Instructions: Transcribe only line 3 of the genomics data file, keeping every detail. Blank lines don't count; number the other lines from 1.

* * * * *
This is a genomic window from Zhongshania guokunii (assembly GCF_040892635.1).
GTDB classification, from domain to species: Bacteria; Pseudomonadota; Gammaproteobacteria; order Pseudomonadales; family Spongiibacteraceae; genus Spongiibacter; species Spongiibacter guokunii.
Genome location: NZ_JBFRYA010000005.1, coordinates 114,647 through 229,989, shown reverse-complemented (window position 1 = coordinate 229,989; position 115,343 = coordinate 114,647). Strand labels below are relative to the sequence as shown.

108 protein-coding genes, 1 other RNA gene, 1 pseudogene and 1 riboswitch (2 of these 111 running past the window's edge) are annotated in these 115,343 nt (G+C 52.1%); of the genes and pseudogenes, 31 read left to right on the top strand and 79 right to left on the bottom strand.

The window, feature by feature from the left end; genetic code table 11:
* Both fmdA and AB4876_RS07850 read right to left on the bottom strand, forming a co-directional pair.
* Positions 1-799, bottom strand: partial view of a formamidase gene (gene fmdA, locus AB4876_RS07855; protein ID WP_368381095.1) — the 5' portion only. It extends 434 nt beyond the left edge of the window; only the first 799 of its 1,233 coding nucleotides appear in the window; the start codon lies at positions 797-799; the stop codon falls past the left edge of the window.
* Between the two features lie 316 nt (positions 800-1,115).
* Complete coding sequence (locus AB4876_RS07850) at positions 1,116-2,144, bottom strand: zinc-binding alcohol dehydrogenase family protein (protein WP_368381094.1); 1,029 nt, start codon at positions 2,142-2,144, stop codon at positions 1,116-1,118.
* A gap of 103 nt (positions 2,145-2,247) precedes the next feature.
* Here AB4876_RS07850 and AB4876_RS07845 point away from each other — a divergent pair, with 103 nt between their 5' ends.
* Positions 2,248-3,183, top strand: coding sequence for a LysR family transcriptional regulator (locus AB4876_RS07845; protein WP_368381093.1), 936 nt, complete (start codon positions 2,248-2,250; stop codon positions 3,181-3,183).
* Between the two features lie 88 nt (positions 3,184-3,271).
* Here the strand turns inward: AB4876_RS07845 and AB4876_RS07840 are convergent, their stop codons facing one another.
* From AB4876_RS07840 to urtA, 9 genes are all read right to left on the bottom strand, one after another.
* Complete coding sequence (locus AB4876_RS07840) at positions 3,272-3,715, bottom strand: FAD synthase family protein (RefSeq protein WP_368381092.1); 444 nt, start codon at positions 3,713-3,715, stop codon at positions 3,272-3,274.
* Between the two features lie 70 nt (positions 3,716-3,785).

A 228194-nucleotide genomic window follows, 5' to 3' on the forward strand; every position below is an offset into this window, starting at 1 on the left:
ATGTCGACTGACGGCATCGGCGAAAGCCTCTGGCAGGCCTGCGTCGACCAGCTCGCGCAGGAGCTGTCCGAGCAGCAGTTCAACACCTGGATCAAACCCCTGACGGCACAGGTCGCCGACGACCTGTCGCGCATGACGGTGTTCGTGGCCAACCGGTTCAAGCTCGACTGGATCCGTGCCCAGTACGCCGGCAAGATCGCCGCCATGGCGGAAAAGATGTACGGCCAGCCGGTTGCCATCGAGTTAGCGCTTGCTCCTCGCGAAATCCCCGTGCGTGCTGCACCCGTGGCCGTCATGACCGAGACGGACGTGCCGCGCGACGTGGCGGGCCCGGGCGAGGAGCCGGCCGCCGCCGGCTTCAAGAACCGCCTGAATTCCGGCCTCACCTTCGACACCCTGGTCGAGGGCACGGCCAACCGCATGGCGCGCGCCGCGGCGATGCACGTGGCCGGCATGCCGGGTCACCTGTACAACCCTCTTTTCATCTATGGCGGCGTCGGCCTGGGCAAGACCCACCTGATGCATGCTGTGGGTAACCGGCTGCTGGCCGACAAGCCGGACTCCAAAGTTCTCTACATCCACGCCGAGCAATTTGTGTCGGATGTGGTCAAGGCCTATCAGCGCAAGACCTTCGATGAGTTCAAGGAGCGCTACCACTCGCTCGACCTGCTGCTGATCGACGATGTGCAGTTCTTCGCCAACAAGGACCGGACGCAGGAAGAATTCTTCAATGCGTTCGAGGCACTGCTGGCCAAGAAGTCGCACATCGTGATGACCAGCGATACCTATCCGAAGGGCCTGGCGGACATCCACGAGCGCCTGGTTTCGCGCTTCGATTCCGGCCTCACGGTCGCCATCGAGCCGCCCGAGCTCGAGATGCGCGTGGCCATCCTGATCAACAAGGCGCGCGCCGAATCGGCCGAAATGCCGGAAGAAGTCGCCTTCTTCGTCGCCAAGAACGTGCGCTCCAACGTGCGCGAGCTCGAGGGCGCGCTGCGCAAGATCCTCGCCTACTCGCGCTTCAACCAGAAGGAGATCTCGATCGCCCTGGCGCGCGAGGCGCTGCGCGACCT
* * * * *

Genome location: NZ_JBFRYA010000005.1, coordinates 114,647 through 229,989, shown reverse-complemented (window position 1 = coordinate 229,989; position 115,343 = coordinate 114,647). Strand labels below are relative to the sequence as shown.